Carrying out interviews and capturing informal conversations on video at an event is a useful way of creating a record … but can it be used to enhance the discussions as well? After my experience last week with an event run by the Innovation Exchange, I’m convinced that it can.
The occasion was the launch of the Next Practice Programme, under which fourteen projects working across the issues of independent living and excluded young people will receive support packages that can include expert consultancy and a share of the £200k NESTA Innovation Exchange Fund.
It was a busy day, with some presentations, but most of the time spent working on tables where facilitators helped pairs from projects work through where they are now, what vision they have for the future, what help they might need, and much more. There were plenty of the usual facilitation tools – like flip charts, Post-its, cards – and also a Flip mino camera for each table.
At key points during the discussions the facilitators asked participants to summarise what they were talking about, and then recorded what they said.
Afterwards I asked one of the facilitators, Caireen Goddard, how it had worked. Well, actually, in the spirit of handing over the camera, I asked Caireen’s partner Gene of GoddardPayne, to do the interview. Gene had already done a great job in managing facilitation of the whole day, but happily added a bit of social reporting to his set of skills.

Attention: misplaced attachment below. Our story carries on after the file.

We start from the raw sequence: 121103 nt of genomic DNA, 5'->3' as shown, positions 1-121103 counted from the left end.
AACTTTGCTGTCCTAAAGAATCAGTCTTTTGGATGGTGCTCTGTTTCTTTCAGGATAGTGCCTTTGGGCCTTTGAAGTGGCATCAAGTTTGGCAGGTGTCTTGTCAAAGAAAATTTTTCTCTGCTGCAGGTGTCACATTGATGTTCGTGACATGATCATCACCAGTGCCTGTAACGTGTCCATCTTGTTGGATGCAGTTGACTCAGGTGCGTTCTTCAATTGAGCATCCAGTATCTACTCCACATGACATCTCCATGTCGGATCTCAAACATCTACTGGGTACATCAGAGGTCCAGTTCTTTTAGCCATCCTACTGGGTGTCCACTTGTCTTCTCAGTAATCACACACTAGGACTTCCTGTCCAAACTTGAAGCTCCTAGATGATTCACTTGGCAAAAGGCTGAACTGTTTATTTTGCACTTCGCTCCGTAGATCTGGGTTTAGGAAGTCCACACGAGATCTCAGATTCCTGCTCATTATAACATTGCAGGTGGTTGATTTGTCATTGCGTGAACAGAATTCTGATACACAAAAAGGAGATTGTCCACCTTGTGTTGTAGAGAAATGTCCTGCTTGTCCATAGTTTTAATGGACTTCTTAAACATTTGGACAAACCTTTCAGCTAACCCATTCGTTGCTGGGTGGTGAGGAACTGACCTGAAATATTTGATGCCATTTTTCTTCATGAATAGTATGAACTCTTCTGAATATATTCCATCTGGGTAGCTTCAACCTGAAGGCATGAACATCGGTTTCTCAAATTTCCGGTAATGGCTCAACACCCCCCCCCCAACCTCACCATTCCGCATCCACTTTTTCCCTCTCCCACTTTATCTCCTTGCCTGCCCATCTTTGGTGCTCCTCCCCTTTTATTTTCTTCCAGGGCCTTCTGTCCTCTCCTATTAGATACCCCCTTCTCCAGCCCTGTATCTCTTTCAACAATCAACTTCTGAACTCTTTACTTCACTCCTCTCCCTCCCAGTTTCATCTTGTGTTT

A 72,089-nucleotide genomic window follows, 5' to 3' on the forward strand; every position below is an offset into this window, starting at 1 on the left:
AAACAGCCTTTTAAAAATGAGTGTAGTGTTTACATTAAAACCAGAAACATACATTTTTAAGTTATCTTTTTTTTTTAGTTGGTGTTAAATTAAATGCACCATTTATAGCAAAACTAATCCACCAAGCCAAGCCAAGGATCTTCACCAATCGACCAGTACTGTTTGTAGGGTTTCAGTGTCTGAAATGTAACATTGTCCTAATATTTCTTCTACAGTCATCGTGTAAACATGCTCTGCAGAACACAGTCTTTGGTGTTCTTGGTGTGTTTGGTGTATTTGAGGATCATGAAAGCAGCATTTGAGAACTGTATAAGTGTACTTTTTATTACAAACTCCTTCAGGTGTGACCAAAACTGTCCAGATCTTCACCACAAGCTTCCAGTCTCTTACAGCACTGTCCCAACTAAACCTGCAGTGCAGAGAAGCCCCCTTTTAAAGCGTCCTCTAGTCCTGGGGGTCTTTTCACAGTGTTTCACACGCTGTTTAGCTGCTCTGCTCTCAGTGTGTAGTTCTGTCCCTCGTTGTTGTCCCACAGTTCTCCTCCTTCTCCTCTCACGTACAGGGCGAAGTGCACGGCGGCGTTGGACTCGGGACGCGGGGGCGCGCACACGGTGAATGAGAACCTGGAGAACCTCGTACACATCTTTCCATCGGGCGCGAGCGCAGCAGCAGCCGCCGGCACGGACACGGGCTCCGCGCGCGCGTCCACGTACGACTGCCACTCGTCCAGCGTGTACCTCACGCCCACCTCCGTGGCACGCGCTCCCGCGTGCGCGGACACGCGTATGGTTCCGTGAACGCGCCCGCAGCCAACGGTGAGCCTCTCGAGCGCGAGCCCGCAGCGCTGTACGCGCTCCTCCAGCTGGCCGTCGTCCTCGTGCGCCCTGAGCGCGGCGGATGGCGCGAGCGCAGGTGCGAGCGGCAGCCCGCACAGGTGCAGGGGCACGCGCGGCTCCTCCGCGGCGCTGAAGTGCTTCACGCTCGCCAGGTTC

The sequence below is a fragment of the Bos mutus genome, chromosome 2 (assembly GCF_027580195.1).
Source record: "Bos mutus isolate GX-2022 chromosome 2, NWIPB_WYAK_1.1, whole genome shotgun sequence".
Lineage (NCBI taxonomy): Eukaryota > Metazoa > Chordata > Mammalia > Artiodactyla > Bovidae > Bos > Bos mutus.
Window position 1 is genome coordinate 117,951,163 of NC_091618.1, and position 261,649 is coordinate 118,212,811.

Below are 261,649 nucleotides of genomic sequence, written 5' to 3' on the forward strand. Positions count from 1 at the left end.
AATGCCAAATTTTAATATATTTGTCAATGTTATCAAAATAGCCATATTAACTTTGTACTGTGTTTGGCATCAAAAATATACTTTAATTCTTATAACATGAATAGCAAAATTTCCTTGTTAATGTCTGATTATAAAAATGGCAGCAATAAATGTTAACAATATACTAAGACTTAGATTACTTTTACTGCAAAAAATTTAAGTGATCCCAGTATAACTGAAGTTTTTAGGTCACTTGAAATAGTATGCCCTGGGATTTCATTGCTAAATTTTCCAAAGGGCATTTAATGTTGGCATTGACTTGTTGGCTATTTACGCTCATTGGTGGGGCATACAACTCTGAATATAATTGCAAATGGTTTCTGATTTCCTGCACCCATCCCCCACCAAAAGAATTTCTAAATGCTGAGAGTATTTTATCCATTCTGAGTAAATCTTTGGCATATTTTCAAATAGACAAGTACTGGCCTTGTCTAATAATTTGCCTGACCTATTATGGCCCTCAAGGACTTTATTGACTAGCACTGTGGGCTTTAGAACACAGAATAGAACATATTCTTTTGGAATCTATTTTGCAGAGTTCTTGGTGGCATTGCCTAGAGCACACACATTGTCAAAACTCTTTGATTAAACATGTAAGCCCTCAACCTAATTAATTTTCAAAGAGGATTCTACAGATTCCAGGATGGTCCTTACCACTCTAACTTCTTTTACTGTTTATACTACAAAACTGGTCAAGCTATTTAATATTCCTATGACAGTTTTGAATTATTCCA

I should add that it wasn’t just a matter of giving facilitators a camera on the day, and hoping they would get on with it. We had a prior team meeting with Exchange director John Craig, where we were able to work through the programme in detail and agree where video might work best.
Perrie Ballantyne, Head of Learning and Project Development, then produced a detailed planning sheet integrating video into the general facilitation instructions.
I think that video worked well for several reasons – the main one being the willingness of the facilitators to blend recording into their work on the day. In addition, the Flip Minos are incredible easy to use – with a big stop/start button and not much else – and their small size and upright shooting position means that they are unobtrusive. They become more of a digital talking stick than a camera.
The preparation with Perrie and team was also essential, so we could agree that there wasn’t much point trying to capture the flow of conversation on a table, but rather do recaps and interviews. In addition Amy Sample Ward – who helped me plan and run the social reporting – and I videod presentations and picked up some opportunistic interviews.
The Innovation Exchange team are now going to review the video that we captured and decide what might be public (when checked with participants) and what will be used internally as content in the research and development programme. I hope it will also yield some additional insights by prompting further reflection on the day.
The big lesson for me that the day re-inforced, was that the more you can help other people do the social reporting for themselves, the more useful to them the results are likely to be. I hope that next time Innovation Exchange may not need me or Amy … at least for the basic social reporting.
I’m not saying any of this is necessarily new – and I would love to hear from others using video in facilitation. What I do know is that for it to make sense, you have to try it yourself, and help others do the same.